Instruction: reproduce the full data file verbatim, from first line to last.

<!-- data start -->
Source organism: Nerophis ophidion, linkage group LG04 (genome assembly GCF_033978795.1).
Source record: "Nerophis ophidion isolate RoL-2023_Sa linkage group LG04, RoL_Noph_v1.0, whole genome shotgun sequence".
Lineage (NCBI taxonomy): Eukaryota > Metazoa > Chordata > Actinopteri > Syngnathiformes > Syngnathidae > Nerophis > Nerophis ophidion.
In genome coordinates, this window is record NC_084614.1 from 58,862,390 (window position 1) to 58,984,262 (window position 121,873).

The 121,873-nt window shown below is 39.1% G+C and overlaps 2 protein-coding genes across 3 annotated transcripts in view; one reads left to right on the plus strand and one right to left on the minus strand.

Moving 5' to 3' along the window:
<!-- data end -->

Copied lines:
Source organism: Nerophis ophidion, linkage group LG04 (genome assembly GCF_033978795.1).
Source record: "Nerophis ophidion isolate RoL-2023_Sa linkage group LG04, RoL_Noph_v1.0, whole genome shotgun sequence".
Lineage (NCBI taxonomy): Eukaryota > Metazoa > Chordata > Actinopteri > Syngnathiformes > Syngnathidae > Nerophis > Nerophis ophidion.
In genome coordinates, this window is record NC_084614.1 from 58,862,390 (window position 1) to 58,984,262 (window position 121,873).

The 121,873-nt window shown below is 39.1% G+C and overlaps 2 protein-coding genes across 3 annotated transcripts in view; one reads left to right on the plus strand and one right to left on the minus strand.

Moving 5' to 3' along the window: